It’s a showery Saturday, and visitors to the tasting room at Overmountain Vineyards in Tryon are whiling away the afternoon on the covered patio. Rain thrums on the roof as
It’s a showery Saturday, and visitors to the tasting room at Overmountain Vineyards in Tryon are whiling away the afternoon on the covered patio. Rain thrums on the roof as they gaze out over their wineglasses at the vineyard. Proprietress Lita Lilly welcomes guests; her elder daughter, Sofia, pours tastes; and the Lillys’ sociable, spirited Great Dane, Jackson, plays host, making his rounds outside the tasting room. Everything here feels clean and comfortable, languorous and effortless.
Making it look this easy is hard, although you can’t tell — especially since the winemaker is nowhere in sight. Frank Lilly, Lita’s husband (and Sofia’s father), is out in the vineyards on the other side of the property, checking his grapes after another downpour. While visitors sit sipping the current vintage, Overmountain’s fourth, Frank is thinking about what the weather means for the fifth.
Overmountain is a family affair and a labor of love, but it is also a love of labor. “I’ve never seen anyone work so hard,” Lita says, recalling Frank’s years of planting vines; getting a degree from Surry Community College’s Enology and Viticulture program (in Dobson); learning from his mentor, Lee Griffin, at nearby Rockhouse Vineyards; experimenting with grapes; reading every wine-making book he could find; and studying the Polk County terroir — the geography, geology, and climate of the land.
Preparation for Overmountain’s first vintage, released in 2010, took more than a decade. The vines are well established now, but the labor is constant. This is difficult, demanding, year-round work. “Making wine is farming, plain and simple,” Lita says, “and Frank’s a farmer at heart.”
A farmer must learn what grows best on his land. Frank had considered planting raspberries or Christmas trees here before he seized on the idea
(inspired by Griffin at Rockhouse) to grow grapes — and not just any grapes. The vines visible from here are red Bordeaux varietals, so it’s a surprise to hear Frank say, “If I could do it over again, I’d tear out all my Bordeaux reds and plant only whites.”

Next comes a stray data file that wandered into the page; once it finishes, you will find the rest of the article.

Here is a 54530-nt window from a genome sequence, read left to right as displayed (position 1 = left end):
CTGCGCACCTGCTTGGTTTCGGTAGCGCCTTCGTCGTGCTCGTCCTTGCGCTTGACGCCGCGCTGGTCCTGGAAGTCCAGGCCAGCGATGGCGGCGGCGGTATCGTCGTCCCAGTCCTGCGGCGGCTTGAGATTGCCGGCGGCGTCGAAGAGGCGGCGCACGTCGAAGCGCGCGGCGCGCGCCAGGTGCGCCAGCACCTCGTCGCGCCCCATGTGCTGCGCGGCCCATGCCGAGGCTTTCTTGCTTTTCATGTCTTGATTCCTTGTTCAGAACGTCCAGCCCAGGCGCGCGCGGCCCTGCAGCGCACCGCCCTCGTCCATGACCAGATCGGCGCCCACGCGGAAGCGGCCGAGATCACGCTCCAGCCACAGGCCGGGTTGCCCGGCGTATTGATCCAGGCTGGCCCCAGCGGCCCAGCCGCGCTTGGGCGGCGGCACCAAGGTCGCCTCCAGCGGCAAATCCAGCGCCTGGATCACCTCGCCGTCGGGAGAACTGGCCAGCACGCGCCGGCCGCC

He does make some red wine, and it’s in much demand by his patrons, but he isn’t devastated that this summer’s copious rains might necessitate
turning all the red grapes into rosé for this vintage. Most of the red grapes grown in the vineyards don’t even make it into wines made at Overmountain. Instead, the fruit is sold to the Biltmore Estate and is used in their wines.
“Our winery is designed to make white wine,” he says, as he gives a tour of the spotless cold-fermentation network of gleaming steel tanks, all connected to a chiller. Frank makes a juicy, tropical, well-balanced chardonnay, and a viognier as well. He buys the grapes for these wines from nearby growers in Polk County. He doesn’t grow them himself because much of his own land is devoted to an obscure but venerable white grape called petit manseng. He believes this sturdy grape is ideally suited to Polk Country.
Petit manseng is rare, usually grown only in the Jurançon region of southwest France. There, in the foothills of the Pyrenees Mountains, the grape makes luscious, intense wines, both dry and sweet. The novelist Colette, smitten, called Jurançon wine one of les grands séducteurs. Frank is among the adorers, but his own petit manseng wine eludes many fans: He produces so little (and lost most of this year’s crop, sadly, to an April freeze) that there isn’t any for the tasting room, let alone cases for sale.
Despite the grape’s scarcity, and the frosts, Frank insists that the future of white wine in the foothills belongs to petit manseng. It’s a radical claim, but radical claims are, like wine, part of Polk County — indeed, the revolutionary spirit blazes a path right through the Lillys’ property, which includes a stretch of the storied Overmountain Trail, the route American revolutionaries took in 1780 to Kings Mountain, where they won a key battle over British loyalists.
When the Lillys established their winery, they not only took the name of the Overmountain Men (and called their cabernet Revolutionary Red), but also they inherited the revolutionary spirit. It shows in the winery’s sense of independence and self-determination, from Frank’s unique zeal for petit manseng to the absence of Overmountain Vineyards’ wines on retail shelves. It is the tendency of business enterprise to expand, but the Lillys, despite a plan to increase production of this vintage from 1,800 bottles to 3,000, want to stay small — they want to keep their wine at home on the land they love and farm. To get the fullest experience of Overmountain’s wines, you must make the trip to the place that bears them, where you’ll feel welcomed by the Lilly family and the habitués of their vineyard.
“Wine brings people together, from all walks of life,” Lita says, as the last of Saturday’s visitors pull away. It’s been a long afternoon, but she’s unfailingly warm and hospitable, offering visitors another glass of wine. It’s remarkable how quickly you begin to feel at home at Overmountain. Lita’s words are a reminder that terroir isn’t only about a wine’s sense of place. It’s about a person’s sense of place, too.
2012 Sandy Plains Road
Tryon, N.C. 28782